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Are U.S. retail figures distracting from reality of discretionary spending?

In this Dec. 20, 2012 photo, people walk through the Fashion Island shopping centre in Newport Beach, Calif. U.S. holiday retail sales this year are the weakest since 2008, after a shopping season disrupted by storms and rising uncertainty among consumers.

Chris Carlson/AP

February's U.S. retail sales figures are getting people excited.

The value of purchases rose 1.1 per cent from January, more than every one of the 82 analysts surveyed by Bloomberg News had expected. (The median estimate was for a 0.5-per-cent gain.) In January, sales increased 0.2 per cent on the month.

As a result of the retail numbers, Wall Street economists are revising their estimates for first-quarter growth. Most estimates now are in the range of an annual rate of about 2.5 per cent. Deutsche Bank economists see growth at an annual pace of 3 per cent, which is the kind of growth you need to make a serious dent in unemployment.

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Consumers were supposed to be retrenching. Payroll taxes rose at the start of the year, meaning the federal government welcomed every U.S. taxpayer to 2013 with a pay cut. The budget battles continued into February, with lots of talk of $85-billion in across-the-board spending cuts from the "sequester." This too was supposed to spook consumers into keeping their wallets and purses shut.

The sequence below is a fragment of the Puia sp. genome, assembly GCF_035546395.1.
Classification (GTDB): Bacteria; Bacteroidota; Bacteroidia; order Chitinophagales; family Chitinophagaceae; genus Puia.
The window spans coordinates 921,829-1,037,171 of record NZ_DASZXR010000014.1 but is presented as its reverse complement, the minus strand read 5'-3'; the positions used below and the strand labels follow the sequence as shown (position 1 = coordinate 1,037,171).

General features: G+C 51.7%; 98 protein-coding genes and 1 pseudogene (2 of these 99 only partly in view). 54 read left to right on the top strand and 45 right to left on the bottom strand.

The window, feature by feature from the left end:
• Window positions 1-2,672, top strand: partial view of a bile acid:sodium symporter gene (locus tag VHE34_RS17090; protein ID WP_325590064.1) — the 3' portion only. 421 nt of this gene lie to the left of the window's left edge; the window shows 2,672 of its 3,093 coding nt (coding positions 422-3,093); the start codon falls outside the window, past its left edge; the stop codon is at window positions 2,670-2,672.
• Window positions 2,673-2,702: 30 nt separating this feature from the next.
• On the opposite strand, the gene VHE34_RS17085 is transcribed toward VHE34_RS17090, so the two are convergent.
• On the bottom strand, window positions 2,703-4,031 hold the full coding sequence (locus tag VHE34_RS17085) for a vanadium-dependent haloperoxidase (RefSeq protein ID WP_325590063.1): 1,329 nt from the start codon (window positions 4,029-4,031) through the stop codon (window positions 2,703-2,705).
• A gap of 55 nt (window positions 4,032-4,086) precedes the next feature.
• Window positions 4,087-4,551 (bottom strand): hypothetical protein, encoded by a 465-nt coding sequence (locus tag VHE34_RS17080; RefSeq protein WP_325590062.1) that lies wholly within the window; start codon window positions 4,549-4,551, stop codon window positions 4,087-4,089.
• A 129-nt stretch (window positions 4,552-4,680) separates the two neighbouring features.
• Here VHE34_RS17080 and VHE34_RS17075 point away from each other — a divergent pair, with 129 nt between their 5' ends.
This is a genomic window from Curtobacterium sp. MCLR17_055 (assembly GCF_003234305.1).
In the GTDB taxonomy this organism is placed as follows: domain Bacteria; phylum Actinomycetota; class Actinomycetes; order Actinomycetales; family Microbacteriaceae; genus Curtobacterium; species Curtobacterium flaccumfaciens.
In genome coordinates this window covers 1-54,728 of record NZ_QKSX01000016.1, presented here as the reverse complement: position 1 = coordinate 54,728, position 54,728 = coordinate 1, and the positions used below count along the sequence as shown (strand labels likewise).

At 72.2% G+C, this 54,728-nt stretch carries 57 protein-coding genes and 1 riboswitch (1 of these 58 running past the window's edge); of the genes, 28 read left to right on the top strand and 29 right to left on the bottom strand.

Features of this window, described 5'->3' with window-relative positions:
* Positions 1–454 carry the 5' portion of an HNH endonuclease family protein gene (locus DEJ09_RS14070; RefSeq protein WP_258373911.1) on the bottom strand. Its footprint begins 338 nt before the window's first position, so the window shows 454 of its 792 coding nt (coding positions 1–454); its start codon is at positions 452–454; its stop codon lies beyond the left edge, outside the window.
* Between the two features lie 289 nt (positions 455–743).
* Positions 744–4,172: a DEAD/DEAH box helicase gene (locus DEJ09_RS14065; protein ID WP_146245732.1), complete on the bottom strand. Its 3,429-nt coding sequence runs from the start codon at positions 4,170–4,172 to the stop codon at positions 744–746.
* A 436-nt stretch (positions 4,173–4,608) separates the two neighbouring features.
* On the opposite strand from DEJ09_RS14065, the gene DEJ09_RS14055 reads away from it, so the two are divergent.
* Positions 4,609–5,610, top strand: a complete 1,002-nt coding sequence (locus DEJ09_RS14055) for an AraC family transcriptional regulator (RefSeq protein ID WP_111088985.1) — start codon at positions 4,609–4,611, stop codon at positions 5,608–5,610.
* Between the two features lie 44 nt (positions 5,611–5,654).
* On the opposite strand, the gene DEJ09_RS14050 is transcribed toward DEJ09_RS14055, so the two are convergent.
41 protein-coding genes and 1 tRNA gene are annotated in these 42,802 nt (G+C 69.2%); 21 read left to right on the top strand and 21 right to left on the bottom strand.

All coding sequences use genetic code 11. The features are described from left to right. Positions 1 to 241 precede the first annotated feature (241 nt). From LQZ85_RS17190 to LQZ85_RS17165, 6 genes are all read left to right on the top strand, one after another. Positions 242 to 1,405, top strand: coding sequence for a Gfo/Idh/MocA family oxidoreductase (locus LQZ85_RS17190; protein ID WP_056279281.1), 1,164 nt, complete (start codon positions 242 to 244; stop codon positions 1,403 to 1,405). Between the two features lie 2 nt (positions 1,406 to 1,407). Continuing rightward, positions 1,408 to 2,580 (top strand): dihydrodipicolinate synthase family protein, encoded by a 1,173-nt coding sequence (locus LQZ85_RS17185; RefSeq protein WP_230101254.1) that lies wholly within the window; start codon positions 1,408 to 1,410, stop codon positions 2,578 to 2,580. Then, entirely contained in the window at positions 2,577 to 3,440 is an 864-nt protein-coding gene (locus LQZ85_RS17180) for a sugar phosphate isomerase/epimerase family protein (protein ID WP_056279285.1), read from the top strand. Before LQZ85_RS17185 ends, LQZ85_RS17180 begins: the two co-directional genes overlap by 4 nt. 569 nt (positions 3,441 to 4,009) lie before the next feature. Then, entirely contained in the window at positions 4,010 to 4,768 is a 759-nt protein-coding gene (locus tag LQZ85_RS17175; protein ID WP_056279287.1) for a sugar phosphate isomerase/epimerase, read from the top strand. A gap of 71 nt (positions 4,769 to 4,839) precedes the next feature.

A positive "wealth effect" from rising stock markets and home prices seems to be offsetting the negatives from marginally higher taxes. As Paul-André Pinsonnault and Matthieu Arsenault, economists at National Bank Financial in Montreal, observed Wednesday, hiring, the stock market and home prices all are trending higher simultaneously for the first time since the end of the recession.

"All that is good for confidence," said Craig Alexander, chief economist at Toronto-Dominion Bank. "It's offsetting the shock of opening your paycheck and seeing you have less money to put in the bank."

So does that mean economists overestimated the effects of higher taxes and sequestration? It's worth watching. But there's not enough evidence yet to conclude the consensus was wrong.

The headline sales figure from February distracts from evidence in the report that suggests consumers did pull back on discretionary spending. Sales at furniture stores dropped 1.6 per cent from January; sales at electronics stores declined 0.2 per cent on the month; sales at sporting goods, hobby, book and music stores fell 0.9 per cent; and sales at restaurant and bars decreased 0.7 per cent.

None of that was enough to offset a jump in demand for automobiles, groceries and building supplies. (The biggest increase – 5 per cent – was posted by gasoline stations because of higher fuel prices.)

But compare the gainers and losers. There's a qualitative difference between the categories. There's reason to think U.S. consumers were cutting down on discretionary spending at the start of the year. They haven't retrenched, but nor are they going crazy, which is why Mr. Alexander says it's too soon to sound an all clear. He said he thinks U.S. growth will slow again in the second quarter.

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